The Avengers Disassemble in the Surprise New Trailer for Captain America: Civil War
The Captain America movies are the undersung gem of Marvel’s on-screen universe. Not that they’re some sort of secret—Captain America: Winter Soldier made more than $700 million at the box office—but that installment, in particular, is arguably the best Marvel film. Not because it reinvents the superhero movie formula. (It doesn’t, instead mixing it with elements of the paranoid thrillers of the 1970s.) But because it executes it so well, with an emphasis on emotion and plot and character, in addition to well-grounded action. (I’ve rarely been so surprised to find myself tear up.)
Now, on Jimmy Kimmel Live! last night, Chris Evans and Robert Downey, Jr. revealed the surprise trailer for Captain America: Civil War. The unexpected greatness of Winter Soldier wasn’t lost on Marvel: The movie is directed by the same team (Joe and Anthony Russo) and written by the same screenwriters (Christopher Markus and Stephen McFeely)—all of whom Marvel has also now hired for its two-part Avengers: Infinity War movies. And it seems to have a similar vibe, focusing on the heart-wrenching drama of two old friends turned against each other. With a name as big as Civil War, it’s a nice surprise that the trailer makes the movie look so measured, almost intimate. The movie also seems to pick up right where the first two Captain America movies left off, so if you still haven’t watched them, now is the time to catch up.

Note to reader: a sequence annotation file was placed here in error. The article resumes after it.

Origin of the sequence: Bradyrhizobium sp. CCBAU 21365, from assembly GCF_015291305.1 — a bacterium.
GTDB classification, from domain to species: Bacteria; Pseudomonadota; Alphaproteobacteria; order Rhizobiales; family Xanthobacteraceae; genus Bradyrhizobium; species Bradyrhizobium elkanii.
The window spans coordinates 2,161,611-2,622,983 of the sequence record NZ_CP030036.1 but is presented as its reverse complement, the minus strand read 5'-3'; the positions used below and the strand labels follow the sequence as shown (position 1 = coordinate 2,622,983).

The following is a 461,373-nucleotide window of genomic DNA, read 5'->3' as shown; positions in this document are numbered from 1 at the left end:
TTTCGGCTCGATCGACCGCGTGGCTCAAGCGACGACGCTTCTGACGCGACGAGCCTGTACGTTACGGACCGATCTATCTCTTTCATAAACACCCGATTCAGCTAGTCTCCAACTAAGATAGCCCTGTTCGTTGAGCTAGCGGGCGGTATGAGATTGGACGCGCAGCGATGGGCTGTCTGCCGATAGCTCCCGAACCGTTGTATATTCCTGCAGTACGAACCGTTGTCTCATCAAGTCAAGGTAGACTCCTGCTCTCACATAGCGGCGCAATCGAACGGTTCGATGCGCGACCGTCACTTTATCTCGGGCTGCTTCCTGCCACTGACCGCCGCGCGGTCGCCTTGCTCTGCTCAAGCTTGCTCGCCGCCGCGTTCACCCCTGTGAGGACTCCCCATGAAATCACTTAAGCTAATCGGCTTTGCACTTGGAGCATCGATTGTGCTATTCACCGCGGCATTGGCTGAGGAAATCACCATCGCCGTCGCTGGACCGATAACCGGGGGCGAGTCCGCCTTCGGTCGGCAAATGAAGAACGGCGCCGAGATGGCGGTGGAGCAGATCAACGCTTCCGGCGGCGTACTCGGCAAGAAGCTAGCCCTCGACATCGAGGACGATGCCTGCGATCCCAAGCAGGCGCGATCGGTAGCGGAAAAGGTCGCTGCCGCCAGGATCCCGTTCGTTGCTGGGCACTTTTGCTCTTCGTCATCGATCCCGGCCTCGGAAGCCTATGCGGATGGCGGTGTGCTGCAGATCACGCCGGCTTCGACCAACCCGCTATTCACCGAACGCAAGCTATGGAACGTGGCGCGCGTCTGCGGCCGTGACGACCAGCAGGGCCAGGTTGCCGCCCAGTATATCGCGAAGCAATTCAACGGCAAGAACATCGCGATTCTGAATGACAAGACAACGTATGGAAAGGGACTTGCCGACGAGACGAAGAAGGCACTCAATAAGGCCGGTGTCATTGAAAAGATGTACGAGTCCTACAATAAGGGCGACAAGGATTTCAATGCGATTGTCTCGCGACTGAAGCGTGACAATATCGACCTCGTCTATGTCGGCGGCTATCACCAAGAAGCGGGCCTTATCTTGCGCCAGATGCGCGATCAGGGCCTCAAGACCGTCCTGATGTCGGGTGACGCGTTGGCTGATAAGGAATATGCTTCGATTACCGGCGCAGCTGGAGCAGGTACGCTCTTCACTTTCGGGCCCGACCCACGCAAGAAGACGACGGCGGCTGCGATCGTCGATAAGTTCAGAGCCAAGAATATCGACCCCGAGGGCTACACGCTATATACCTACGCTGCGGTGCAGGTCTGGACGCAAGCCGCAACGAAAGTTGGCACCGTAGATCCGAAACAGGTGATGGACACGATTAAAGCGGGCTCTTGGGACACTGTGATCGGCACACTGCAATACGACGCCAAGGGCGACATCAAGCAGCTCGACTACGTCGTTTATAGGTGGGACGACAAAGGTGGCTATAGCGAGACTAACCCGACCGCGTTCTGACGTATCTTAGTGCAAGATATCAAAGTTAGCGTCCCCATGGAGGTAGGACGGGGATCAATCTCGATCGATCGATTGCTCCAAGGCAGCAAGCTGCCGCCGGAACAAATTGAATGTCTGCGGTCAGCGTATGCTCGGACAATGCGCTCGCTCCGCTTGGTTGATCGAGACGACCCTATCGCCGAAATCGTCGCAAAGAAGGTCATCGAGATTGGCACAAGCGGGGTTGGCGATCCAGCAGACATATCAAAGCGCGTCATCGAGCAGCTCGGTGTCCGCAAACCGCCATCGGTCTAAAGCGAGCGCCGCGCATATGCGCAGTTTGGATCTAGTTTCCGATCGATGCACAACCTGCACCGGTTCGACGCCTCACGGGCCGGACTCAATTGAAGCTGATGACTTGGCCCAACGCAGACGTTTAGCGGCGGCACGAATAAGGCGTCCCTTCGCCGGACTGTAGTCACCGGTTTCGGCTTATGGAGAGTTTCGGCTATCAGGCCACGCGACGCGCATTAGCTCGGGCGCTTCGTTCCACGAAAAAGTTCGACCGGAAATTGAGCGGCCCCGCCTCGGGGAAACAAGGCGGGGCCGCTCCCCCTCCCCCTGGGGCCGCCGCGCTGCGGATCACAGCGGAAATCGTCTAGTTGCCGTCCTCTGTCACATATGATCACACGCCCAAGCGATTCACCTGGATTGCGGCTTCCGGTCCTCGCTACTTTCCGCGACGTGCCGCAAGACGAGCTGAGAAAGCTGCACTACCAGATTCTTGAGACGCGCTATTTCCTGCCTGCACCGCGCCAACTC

Jane the Virgin’s Radically Frank Depiction of Early Motherhood